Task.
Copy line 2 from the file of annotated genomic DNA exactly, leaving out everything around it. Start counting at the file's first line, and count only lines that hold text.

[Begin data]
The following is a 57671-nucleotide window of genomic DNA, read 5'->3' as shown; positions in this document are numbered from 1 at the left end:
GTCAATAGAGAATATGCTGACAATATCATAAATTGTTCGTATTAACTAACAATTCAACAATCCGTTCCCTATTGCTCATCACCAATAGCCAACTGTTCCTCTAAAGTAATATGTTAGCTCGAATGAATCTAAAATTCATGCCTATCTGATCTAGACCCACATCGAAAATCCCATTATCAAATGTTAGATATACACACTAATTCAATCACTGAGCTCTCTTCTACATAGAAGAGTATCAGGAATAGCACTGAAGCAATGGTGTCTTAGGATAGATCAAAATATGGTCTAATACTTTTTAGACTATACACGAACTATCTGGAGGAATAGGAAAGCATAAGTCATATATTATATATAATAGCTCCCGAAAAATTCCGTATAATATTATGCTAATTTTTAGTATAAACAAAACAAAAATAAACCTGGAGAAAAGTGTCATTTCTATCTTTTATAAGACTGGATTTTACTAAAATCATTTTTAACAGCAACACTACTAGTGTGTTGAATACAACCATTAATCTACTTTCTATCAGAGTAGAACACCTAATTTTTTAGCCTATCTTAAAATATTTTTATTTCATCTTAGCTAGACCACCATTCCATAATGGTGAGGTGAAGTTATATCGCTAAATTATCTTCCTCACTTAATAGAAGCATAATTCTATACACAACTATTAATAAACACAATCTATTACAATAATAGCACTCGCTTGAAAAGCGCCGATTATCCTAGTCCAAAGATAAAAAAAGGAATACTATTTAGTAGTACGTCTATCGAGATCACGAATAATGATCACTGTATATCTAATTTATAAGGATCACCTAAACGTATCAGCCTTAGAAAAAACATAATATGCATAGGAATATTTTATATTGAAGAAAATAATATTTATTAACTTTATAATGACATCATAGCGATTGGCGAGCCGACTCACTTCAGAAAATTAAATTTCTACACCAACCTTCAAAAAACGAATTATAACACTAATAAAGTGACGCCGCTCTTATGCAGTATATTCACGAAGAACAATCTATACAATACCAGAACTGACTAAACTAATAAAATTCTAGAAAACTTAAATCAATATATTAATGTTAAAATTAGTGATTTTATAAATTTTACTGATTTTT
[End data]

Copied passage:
GTCAATAGAGAATATGCTGACAATATCATAAATTGTTCGTATTAACTAACAATTCAACAATCCGTTCCCTATTGCTCATCACCAATAGCCAACTGTTCCTCTAAAGTAATATGTTAGCTCGAATGAATCTAAAATTCATGCCTATCTGATCTAGACCCACATCGAAAATCCCATTATCAAATGTTAGATATACACACTAATTCAATCACTGAGCTCTCTTCTACATAGAAGAGTATCAGGAATAGCACTGAAGCAATGGTGTCTTAGGATAGATCAAAATATGGTCTAATACTTTTTAGACTATACACGAACTATCTGGAGGAATAGGAAAGCATAAGTCATATATTATATATAATAGCTCCCGAAAAATTCCGTATAATATTATGCTAATTTTTAGTATAAACAAAACAAAAATAAACCTGGAGAAAAGTGTCATTTCTATCTTTTATAAGACTGGATTTTACTAAAATCATTTTTAACAGCAACACTACTAGTGTGTTGAATACAACCATTAATCTACTTTCTATCAGAGTAGAACACCTAATTTTTTAGCCTATCTTAAAATATTTTTATTTCATCTTAGCTAGACCACCATTCCATAATGGTGAGGTGAAGTTATATCGCTAAATTATCTTCCTCACTTAATAGAAGCATAATTCTATACACAACTATTAATAAACACAATCTATTACAATAATAGCACTCGCTTGAAAAGCGCCGATTATCCTAGTCCAAAGATAAAAAAAGGAATACTATTTAGTAGTACGTCTATCGAGATCACGAATAATGATCACTGTATATCTAATTTATAAGGATCACCTAAACGTATCAGCCTTAGAAAAAACATAATATGCATAGGAATATTTTATATTGAAGAAAATAATATTTATTAACTTTATAATGACATCATAGCGATTGGCGAGCCGACTCACTTCAGAAAATTAAATTTCTACACCAACCTTCAAAAAACGAATTATAACACTAATAAAGTGACGCCGCTCTTATGCAGTATATTCACGAAGAACAATCTATACAATACCAGAACTGACTAAACTAATAAAATTCTAGAAAACTTAAATCAATATATTAATGTTAAAATTAGTGATTTTATAAATTTTACTGATTTTT